Are you frustrated with the generation gap? Do you have top talent that is expecting to be promoted today for actions done yesterday? Are the parents of your new hires following them into the workplace? Do you feel Facebook impedes productivity and impacts your bottom line?

As a leader— in a global, multi-generational workplace - your ability to motivate, mentor and inspire talent of all ages to reach their potential, is integral to being profitable in business today and tomorrow.

Anna Liotta, CEO of Resultance, guides you to overcome the generation gap so you can effectively communicate and develop meaningful relationships with team members and clients of all ages.Click here for a videoAnna Liotta is a communications consultant specializing in generational leadership, diversity and sales solutions. She is passionately dedicated to supporting leaders serving the generations through professional development and consulting.

Are You Ready to “Fire” One of Your Millennial Team Members?

I received a call from a client yesterday that started out with a familiar burst of pent up frustration saying, “I’m  ready to fire one of my Millennial team members!”  I was immediately curious which Millennial expectation had flipped his switch.

He proceeded to share that he did not really want to fire the talented Millennial.  In fact, it was just the opposite.  His Millennial employee had walked into his office and unceremoniously stated that he was bored with the work he was doing and didn’t see any future with the company. He was thinking of moving on soon. 

My client said that this team member had been with the company for 6 months and was a strong talent he did not want to lose, but did not know what to do to keep him.  Alas, he is not alone in his confusion.

Millennials (born between 1980 and 1999) are changing workplace expectations forever, and driving their managers crazy in the process. They are the first generation to have no expectation of retiring from the company they are working for today.  In fact, 91% of Millennials expect to stay at a job or position for fewer than three years, and even that is a long run for a Millennial.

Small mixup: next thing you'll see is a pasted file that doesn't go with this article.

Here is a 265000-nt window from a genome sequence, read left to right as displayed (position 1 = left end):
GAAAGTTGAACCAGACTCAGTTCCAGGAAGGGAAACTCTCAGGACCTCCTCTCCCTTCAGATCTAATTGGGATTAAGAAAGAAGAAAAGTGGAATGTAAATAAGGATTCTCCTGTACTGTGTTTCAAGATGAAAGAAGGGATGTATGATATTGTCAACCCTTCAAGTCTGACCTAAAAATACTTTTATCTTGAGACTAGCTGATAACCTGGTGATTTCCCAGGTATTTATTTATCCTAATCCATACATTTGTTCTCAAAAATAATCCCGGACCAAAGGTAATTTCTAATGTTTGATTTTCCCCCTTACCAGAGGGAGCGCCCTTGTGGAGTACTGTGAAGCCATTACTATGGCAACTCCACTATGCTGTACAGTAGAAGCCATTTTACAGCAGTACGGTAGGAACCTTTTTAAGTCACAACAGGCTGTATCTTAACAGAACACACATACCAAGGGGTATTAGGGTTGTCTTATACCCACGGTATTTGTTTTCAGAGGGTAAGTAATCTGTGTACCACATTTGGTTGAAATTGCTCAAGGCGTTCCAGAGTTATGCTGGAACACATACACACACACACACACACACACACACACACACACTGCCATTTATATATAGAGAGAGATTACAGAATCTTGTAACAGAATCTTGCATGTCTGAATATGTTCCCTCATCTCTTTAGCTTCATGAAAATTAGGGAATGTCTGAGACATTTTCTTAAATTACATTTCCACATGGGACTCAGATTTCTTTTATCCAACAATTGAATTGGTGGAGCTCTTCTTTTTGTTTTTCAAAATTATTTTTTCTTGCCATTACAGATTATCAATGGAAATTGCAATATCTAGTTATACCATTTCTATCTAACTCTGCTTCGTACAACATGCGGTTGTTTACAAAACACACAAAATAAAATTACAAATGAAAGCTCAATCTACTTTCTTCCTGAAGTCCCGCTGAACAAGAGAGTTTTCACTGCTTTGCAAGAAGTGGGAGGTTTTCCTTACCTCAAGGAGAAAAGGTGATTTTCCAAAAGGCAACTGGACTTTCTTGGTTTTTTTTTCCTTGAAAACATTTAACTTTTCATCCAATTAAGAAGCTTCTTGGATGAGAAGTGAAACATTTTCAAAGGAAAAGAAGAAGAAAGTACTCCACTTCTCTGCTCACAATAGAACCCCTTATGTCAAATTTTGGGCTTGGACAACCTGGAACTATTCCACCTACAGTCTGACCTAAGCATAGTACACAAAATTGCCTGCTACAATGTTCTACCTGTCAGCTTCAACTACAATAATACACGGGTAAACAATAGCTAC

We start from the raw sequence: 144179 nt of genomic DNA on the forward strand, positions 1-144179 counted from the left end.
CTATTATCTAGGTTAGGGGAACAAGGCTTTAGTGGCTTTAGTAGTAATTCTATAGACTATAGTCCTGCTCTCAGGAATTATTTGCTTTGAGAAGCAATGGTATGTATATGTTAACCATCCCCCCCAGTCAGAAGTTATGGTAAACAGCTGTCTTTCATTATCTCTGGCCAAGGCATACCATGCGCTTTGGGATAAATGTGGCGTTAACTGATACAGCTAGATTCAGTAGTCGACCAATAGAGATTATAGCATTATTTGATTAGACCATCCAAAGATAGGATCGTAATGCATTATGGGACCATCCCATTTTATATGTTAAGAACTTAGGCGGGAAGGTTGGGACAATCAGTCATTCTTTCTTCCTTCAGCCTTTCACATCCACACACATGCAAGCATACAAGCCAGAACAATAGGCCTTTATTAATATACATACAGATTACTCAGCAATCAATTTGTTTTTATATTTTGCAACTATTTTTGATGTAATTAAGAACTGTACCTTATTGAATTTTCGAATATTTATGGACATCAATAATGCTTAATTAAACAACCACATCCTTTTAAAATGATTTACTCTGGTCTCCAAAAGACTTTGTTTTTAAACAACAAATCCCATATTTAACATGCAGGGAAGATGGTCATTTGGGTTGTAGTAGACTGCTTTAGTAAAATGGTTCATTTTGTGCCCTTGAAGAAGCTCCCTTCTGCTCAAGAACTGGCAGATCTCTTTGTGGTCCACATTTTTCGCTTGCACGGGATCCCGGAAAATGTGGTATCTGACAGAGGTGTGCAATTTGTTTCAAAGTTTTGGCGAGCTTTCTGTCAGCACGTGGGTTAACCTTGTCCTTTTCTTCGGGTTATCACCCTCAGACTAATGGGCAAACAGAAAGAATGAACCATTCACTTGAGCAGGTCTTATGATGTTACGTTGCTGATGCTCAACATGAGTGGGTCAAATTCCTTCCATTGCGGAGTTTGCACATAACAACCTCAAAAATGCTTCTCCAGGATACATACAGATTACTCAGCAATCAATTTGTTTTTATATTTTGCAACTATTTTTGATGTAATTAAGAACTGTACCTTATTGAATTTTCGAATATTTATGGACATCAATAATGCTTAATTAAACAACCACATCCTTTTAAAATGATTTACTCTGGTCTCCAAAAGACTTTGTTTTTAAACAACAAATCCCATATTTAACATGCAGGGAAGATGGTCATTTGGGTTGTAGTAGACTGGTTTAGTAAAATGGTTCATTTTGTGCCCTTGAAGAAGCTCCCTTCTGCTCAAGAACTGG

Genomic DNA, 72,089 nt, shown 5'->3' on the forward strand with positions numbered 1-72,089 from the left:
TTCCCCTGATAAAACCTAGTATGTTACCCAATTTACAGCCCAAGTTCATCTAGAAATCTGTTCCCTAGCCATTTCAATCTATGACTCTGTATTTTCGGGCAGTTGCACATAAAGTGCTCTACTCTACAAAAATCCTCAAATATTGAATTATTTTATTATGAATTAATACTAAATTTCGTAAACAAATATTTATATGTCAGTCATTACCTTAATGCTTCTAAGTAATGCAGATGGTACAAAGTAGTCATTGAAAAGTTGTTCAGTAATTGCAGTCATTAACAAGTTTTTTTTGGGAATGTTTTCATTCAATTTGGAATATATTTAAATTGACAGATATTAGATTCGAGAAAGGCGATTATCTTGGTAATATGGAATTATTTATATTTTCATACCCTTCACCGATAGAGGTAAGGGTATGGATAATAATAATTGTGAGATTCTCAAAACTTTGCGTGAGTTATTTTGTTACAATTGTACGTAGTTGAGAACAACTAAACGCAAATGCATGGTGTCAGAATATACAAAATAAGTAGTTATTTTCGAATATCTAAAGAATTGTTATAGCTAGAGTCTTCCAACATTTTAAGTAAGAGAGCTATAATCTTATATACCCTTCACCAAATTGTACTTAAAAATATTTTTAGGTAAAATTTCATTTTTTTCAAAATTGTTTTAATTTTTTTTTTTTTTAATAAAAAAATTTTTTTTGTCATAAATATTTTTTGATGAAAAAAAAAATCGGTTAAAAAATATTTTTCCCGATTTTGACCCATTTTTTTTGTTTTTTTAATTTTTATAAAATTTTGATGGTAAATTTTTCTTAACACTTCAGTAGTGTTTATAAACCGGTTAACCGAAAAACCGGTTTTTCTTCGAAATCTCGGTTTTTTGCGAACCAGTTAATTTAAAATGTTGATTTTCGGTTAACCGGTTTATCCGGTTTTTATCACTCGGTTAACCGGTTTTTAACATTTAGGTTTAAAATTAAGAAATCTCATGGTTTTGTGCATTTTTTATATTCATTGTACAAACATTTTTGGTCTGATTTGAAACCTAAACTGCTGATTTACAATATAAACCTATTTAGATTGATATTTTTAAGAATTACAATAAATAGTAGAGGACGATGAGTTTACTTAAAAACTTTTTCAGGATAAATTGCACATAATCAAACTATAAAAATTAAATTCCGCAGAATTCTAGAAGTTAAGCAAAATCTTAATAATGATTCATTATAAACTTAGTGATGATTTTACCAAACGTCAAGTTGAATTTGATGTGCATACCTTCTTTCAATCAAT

This turnover rate can be very costly for organizations. The Society of Human Resources (SHRM) estimates that it typically costs 6-9 months of their salary to replace the person who leaves.  We talked about what the triggers were for his Millennial employee.  What he shared, matches with the new trends in Millennial expectations: 

*       74% expect high pay 
*       61% expect flexible work hours 
*       56% expect a promotion within a year 
*       50% expect more vacation or personal time   
Millennials typically decide in their first 30 days, if they will remain with a company for 6, 12, or 18 months.  It’s the challenge or opportunity for the leader to extend that tenure and get the return on talent investment.

I shared these three tips with him to get started:

1. Develop a Career Map Dialogue Blueprint™ with your Millennial in their first interview. Proactively build on it in monthly, or bi-weekly, check-ins.

2. Reward Millennials with something they highly value – TIME.  If your Millennial does a great job on a project give them some “Flex in their Day”.  Offer them an extra ½ hour to use at will, given scheduling considerations. They could take off early one day, extend their lunch hour, or come in late.

3. Cross-expose your Millennial to other areas of your business operations.  Let them “observe” or “sit-in” on an area that is outside their direct accountability, but in the path of their future, if they continue with the company.

Millennials are the talent of today and the future.  By 2020, they will be 40% of the labor force.  It is mission critical to engage these talented individuals.

I look forward to connecting with you one-on-one. Email me to reserve your complimentary 30 minutes personal Strategy Session and together we will explore how to make magic happen for your business.